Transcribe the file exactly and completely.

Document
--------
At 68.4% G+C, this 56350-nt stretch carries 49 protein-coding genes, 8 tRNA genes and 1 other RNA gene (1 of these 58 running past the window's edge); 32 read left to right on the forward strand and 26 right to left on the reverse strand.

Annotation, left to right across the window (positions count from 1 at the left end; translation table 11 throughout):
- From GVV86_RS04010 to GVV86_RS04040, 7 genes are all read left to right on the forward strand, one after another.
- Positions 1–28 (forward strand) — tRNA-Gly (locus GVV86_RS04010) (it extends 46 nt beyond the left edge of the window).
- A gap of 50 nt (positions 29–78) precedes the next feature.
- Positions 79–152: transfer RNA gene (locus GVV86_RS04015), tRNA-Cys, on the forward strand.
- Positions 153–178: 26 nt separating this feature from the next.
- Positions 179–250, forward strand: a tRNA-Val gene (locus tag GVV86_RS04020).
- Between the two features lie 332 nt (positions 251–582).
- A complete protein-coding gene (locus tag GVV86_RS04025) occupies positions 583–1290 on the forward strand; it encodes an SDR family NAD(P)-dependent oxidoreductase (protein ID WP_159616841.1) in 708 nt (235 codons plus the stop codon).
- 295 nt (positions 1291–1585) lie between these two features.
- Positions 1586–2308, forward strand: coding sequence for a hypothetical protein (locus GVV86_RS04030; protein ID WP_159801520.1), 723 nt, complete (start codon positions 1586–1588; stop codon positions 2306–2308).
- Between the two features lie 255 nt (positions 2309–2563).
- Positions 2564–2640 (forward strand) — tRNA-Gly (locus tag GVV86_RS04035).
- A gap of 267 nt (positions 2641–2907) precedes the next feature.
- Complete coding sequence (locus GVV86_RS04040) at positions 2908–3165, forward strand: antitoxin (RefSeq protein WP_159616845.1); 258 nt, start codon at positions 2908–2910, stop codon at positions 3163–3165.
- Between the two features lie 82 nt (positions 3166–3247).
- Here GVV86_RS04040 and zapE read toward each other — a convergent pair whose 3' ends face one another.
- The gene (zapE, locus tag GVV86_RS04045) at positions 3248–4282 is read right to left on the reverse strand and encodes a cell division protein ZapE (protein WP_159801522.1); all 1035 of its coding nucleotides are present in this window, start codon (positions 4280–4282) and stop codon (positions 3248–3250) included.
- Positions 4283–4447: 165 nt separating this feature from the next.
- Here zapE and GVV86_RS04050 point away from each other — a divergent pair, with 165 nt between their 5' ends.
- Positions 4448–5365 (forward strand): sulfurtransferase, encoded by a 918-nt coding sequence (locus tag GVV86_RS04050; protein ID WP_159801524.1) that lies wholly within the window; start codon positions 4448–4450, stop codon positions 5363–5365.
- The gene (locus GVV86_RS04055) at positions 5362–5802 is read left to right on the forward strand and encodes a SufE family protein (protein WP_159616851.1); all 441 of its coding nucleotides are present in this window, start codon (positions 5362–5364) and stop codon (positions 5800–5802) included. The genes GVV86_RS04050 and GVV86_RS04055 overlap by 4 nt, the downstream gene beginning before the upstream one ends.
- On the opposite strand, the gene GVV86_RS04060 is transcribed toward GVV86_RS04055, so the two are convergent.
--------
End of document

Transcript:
At 68.4% G+C, this 56350-nt stretch carries 49 protein-coding genes, 8 tRNA genes and 1 other RNA gene (1 of these 58 running past the window's edge); 32 read left to right on the forward strand and 26 right to left on the reverse strand.

Annotation, left to right across the window (positions count from 1 at the left end; translation table 11 throughout):
- From GVV86_RS04010 to GVV86_RS04040, 7 genes are all read left to right on the forward strand, one after another.
- Positions 1–28 (forward strand) — tRNA-Gly (locus GVV86_RS04010) (it extends 46 nt beyond the left edge of the window).
- A gap of 50 nt (positions 29–78) precedes the next feature.
- Positions 79–152: transfer RNA gene (locus GVV86_RS04015), tRNA-Cys, on the forward strand.
- Positions 153–178: 26 nt separating this feature from the next.
- Positions 179–250, forward strand: a tRNA-Val gene (locus tag GVV86_RS04020).
- Between the two features lie 332 nt (positions 251–582).
- A complete protein-coding gene (locus tag GVV86_RS04025) occupies positions 583–1290 on the forward strand; it encodes an SDR family NAD(P)-dependent oxidoreductase (protein ID WP_159616841.1) in 708 nt (235 codons plus the stop codon).
- 295 nt (positions 1291–1585) lie between these two features.
- Positions 1586–2308, forward strand: coding sequence for a hypothetical protein (locus GVV86_RS04030; protein ID WP_159801520.1), 723 nt, complete (start codon positions 1586–1588; stop codon positions 2306–2308).
- Between the two features lie 255 nt (positions 2309–2563).
- Positions 2564–2640 (forward strand) — tRNA-Gly (locus tag GVV86_RS04035).
- A gap of 267 nt (positions 2641–2907) precedes the next feature.
- Complete coding sequence (locus GVV86_RS04040) at positions 2908–3165, forward strand: antitoxin (RefSeq protein WP_159616845.1); 258 nt, start codon at positions 2908–2910, stop codon at positions 3163–3165.
- Between the two features lie 82 nt (positions 3166–3247).
- Here GVV86_RS04040 and zapE read toward each other — a convergent pair whose 3' ends face one another.
- The gene (zapE, locus tag GVV86_RS04045) at positions 3248–4282 is read right to left on the reverse strand and encodes a cell division protein ZapE (protein WP_159801522.1); all 1035 of its coding nucleotides are present in this window, start codon (positions 4280–4282) and stop codon (positions 3248–3250) included.
- Positions 4283–4447: 165 nt separating this feature from the next.
- Here zapE and GVV86_RS04050 point away from each other — a divergent pair, with 165 nt between their 5' ends.
- Positions 4448–5365 (forward strand): sulfurtransferase, encoded by a 918-nt coding sequence (locus tag GVV86_RS04050; protein ID WP_159801524.1) that lies wholly within the window; start codon positions 4448–4450, stop codon positions 5363–5365.
- The gene (locus GVV86_RS04055) at positions 5362–5802 is read left to right on the forward strand and encodes a SufE family protein (protein WP_159616851.1); all 441 of its coding nucleotides are present in this window, start codon (positions 5362–5364) and stop codon (positions 5800–5802) included. The genes GVV86_RS04050 and GVV86_RS04055 overlap by 4 nt, the downstream gene beginning before the upstream one ends.
- On the opposite strand, the gene GVV86_RS04060 is transcribed toward GVV86_RS04055, so the two are convergent.